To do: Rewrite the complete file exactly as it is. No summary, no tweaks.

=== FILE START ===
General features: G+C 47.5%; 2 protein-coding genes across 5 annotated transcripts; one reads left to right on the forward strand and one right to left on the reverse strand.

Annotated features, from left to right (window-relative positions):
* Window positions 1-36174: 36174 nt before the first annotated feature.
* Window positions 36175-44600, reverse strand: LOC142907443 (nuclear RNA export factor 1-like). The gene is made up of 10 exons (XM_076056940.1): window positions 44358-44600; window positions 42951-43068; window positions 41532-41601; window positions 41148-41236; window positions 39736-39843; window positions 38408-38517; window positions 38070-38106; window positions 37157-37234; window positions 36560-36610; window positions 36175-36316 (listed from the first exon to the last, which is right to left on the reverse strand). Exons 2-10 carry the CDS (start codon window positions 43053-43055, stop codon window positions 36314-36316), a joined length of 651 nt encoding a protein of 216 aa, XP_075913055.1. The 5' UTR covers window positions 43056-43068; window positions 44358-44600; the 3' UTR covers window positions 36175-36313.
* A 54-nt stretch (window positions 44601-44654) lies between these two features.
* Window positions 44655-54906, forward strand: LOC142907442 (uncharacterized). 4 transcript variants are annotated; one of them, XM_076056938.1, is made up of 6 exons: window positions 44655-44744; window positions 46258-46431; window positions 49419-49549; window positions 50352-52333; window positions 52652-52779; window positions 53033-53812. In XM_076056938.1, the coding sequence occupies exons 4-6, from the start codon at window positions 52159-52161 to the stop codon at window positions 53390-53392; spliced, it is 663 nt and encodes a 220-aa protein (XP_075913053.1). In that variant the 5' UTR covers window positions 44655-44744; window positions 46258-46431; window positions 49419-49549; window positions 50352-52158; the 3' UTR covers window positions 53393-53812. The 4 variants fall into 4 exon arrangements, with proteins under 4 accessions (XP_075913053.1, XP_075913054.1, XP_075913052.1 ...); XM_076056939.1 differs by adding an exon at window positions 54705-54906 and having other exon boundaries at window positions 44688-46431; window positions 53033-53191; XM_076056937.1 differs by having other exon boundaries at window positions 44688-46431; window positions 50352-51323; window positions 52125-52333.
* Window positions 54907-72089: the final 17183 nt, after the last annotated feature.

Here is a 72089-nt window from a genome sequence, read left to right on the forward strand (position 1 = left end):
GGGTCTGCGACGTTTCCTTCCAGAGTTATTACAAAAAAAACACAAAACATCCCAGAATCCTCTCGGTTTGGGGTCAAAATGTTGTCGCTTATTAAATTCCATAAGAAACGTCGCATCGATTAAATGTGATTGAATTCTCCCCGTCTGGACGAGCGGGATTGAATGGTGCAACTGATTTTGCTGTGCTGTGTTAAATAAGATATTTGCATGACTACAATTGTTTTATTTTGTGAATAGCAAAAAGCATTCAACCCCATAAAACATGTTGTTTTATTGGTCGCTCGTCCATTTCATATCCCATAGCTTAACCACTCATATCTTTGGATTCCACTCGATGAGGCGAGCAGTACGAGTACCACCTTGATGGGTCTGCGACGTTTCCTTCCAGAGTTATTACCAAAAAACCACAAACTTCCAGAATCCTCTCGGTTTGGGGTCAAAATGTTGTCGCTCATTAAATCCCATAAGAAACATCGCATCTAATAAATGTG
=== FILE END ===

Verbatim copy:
General features: G+C 47.5%; 2 protein-coding genes across 5 annotated transcripts; one reads left to right on the forward strand and one right to left on the reverse strand.

Annotated features, from left to right (window-relative positions):
* Window positions 1-36174: 36174 nt before the first annotated feature.
* Window positions 36175-44600, reverse strand: LOC142907443 (nuclear RNA export factor 1-like). The gene is made up of 10 exons (XM_076056940.1): window positions 44358-44600; window positions 42951-43068; window positions 41532-41601; window positions 41148-41236; window positions 39736-39843; window positions 38408-38517; window positions 38070-38106; window positions 37157-37234; window positions 36560-36610; window positions 36175-36316 (listed from the first exon to the last, which is right to left on the reverse strand). Exons 2-10 carry the CDS (start codon window positions 43053-43055, stop codon window positions 36314-36316), a joined length of 651 nt encoding a protein of 216 aa, XP_075913055.1. The 5' UTR covers window positions 43056-43068; window positions 44358-44600; the 3' UTR covers window positions 36175-36313.
* A 54-nt stretch (window positions 44601-44654) lies between these two features.
* Window positions 44655-54906, forward strand: LOC142907442 (uncharacterized). 4 transcript variants are annotated; one of them, XM_076056938.1, is made up of 6 exons: window positions 44655-44744; window positions 46258-46431; window positions 49419-49549; window positions 50352-52333; window positions 52652-52779; window positions 53033-53812. In XM_076056938.1, the coding sequence occupies exons 4-6, from the start codon at window positions 52159-52161 to the stop codon at window positions 53390-53392; spliced, it is 663 nt and encodes a 220-aa protein (XP_075913053.1). In that variant the 5' UTR covers window positions 44655-44744; window positions 46258-46431; window positions 49419-49549; window positions 50352-52158; the 3' UTR covers window positions 53393-53812. The 4 variants fall into 4 exon arrangements, with proteins under 4 accessions (XP_075913053.1, XP_075913054.1, XP_075913052.1 ...); XM_076056939.1 differs by adding an exon at window positions 54705-54906 and having other exon boundaries at window positions 44688-46431; window positions 53033-53191; XM_076056937.1 differs by having other exon boundaries at window positions 44688-46431; window positions 50352-51323; window positions 52125-52333.
* Window positions 54907-72089: the final 17183 nt, after the last annotated feature.

Here is a 72089-nt window from a genome sequence, read left to right on the forward strand (position 1 = left end):
GGGTCTGCGACGTTTCCTTCCAGAGTTATTACAAAAAAAACACAAAACATCCCAGAATCCTCTCGGTTTGGGGTCAAAATGTTGTCGCTTATTAAATTCCATAAGAAACGTCGCATCGATTAAATGTGATTGAATTCTCCCCGTCTGGACGAGCGGGATTGAATGGTGCAACTGATTTTGCTGTGCTGTGTTAAATAAGATATTTGCATGACTACAATTGTTTTATTTTGTGAATAGCAAAAAGCATTCAACCCCATAAAACATGTTGTTTTATTGGTCGCTCGTCCATTTCATATCCCATAGCTTAACCACTCATATCTTTGGATTCCACTCGATGAGGCGAGCAGTACGAGTACCACCTTGATGGGTCTGCGACGTTTCCTTCCAGAGTTATTACCAAAAAACCACAAACTTCCAGAATCCTCTCGGTTTGGGGTCAAAATGTTGTCGCTCATTAAATCCCATAAGAAACATCGCATCTAATAAATGTG